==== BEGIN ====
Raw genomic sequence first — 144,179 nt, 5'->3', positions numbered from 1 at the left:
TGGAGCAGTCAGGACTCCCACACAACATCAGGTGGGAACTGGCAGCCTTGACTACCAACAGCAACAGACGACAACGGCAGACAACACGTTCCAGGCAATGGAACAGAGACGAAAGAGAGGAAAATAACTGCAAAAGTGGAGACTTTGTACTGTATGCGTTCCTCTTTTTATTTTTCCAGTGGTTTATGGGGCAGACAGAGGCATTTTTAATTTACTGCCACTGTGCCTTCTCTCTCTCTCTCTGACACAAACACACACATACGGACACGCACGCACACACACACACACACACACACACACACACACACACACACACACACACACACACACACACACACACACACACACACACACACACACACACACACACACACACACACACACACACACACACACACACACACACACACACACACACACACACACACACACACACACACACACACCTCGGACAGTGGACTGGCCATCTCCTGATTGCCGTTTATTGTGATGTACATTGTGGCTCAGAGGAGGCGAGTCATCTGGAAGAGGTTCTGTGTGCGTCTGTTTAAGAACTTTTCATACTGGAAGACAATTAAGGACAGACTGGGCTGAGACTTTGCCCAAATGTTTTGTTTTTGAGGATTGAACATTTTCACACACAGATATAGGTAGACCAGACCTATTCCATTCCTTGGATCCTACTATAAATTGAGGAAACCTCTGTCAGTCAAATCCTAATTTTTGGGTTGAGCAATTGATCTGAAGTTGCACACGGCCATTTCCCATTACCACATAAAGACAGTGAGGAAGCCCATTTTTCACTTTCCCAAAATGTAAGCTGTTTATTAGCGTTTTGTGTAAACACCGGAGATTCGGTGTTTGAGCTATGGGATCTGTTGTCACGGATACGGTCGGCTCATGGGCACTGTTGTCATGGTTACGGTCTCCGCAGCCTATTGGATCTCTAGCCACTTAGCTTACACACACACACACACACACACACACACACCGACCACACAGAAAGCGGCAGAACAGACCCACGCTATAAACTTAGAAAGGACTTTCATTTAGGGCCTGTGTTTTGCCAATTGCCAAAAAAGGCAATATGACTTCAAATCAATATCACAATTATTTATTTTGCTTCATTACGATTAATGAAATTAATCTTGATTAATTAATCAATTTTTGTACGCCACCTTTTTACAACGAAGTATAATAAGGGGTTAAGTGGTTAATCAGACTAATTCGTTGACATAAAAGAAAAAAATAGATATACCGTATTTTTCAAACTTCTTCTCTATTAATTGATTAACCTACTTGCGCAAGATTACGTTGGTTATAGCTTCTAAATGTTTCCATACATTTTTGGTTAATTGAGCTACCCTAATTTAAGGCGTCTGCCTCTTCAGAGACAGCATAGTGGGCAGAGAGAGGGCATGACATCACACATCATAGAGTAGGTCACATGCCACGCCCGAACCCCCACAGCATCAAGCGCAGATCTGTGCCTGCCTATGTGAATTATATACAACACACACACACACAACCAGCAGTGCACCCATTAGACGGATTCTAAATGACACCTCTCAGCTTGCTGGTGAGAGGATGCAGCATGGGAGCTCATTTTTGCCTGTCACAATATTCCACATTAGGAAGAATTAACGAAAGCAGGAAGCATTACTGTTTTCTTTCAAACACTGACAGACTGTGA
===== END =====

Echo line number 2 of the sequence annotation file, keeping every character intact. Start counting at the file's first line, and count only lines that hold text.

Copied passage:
TGGAGCAGTCAGGACTCCCACACAACATCAGGTGGGAACTGGCAGCCTTGACTACCAACAGCAACAGACGACAACGGCAGACAACACGTTCCAGGCAATGGAACAGAGACGAAAGAGAGGAAAATAACTGCAAAAGTGGAGACTTTGTACTGTATGCGTTCCTCTTTTTATTTTTCCAGTGGTTTATGGGGCAGACAGAGGCATTTTTAATTTACTGCCACTGTGCCTTCTCTCTCTCTCTCTGACACAAACACACACATACGGACACGCACGCACACACACACACACACACACACACACACACACACACACACACACACACACACACACACACACACACACACACACACACACACACACACACACACACACACACACACACACACACACACACACACACACACACACACACACACACACACACACACACACACACACACACACACCTCGGACAGTGGACTGGCCATCTCCTGATTGCCGTTTATTGTGATGTACATTGTGGCTCAGAGGAGGCGAGTCATCTGGAAGAGGTTCTGTGTGCGTCTGTTTAAGAACTTTTCATACTGGAAGACAATTAAGGACAGACTGGGCTGAGACTTTGCCCAAATGTTTTGTTTTTGAGGATTGAACATTTTCACACACAGATATAGGTAGACCAGACCTATTCCATTCCTTGGATCCTACTATAAATTGAGGAAACCTCTGTCAGTCAAATCCTAATTTTTGGGTTGAGCAATTGATCTGAAGTTGCACACGGCCATTTCCCATTACCACATAAAGACAGTGAGGAAGCCCATTTTTCACTTTCCCAAAATGTAAGCTGTTTATTAGCGTTTTGTGTAAACACCGGAGATTCGGTGTTTGAGCTATGGGATCTGTTGTCACGGATACGGTCGGCTCATGGGCACTGTTGTCATGGTTACGGTCTCCGCAGCCTATTGGATCTCTAGCCACTTAGCTTACACACACACACACACACACACACACACACCGACCACACAGAAAGCGGCAGAACAGACCCACGCTATAAACTTAGAAAGGACTTTCATTTAGGGCCTGTGTTTTGCCAATTGCCAAAAAAGGCAATATGACTTCAAATCAATATCACAATTATTTATTTTGCTTCATTACGATTAATGAAATTAATCTTGATTAATTAATCAATTTTTGTACGCCACCTTTTTACAACGAAGTATAATAAGGGGTTAAGTGGTTAATCAGACTAATTCGTTGACATAAAAGAAAAAAATAGATATACCGTATTTTTCAAACTTCTTCTCTATTAATTGATTAACCTACTTGCGCAAGATTACGTTGGTTATAGCTTCTAAATGTTTCCATACATTTTTGGTTAATTGAGCTACCCTAATTTAAGGCGTCTGCCTCTTCAGAGACAGCATAGTGGGCAGAGAGAGGGCATGACATCACACATCATAGAGTAGGTCACATGCCACGCCCGAACCCCCACAGCATCAAGCGCAGATCTGTGCCTGCCTATGTGAATTATATACAACACACACACACACAACCAGCAGTGCACCCATTAGACGGATTCTAAATGACACCTCTCAGCTTGCTGGTGAGAGGATGCAGCATGGGAGCTCATTTTTGCCTGTCACAATATTCCACATTAGGAAGAATTAACGAAAGCAGGAAGCATTACTGTTTTCTTTCAAACACTGACAGACTGTGA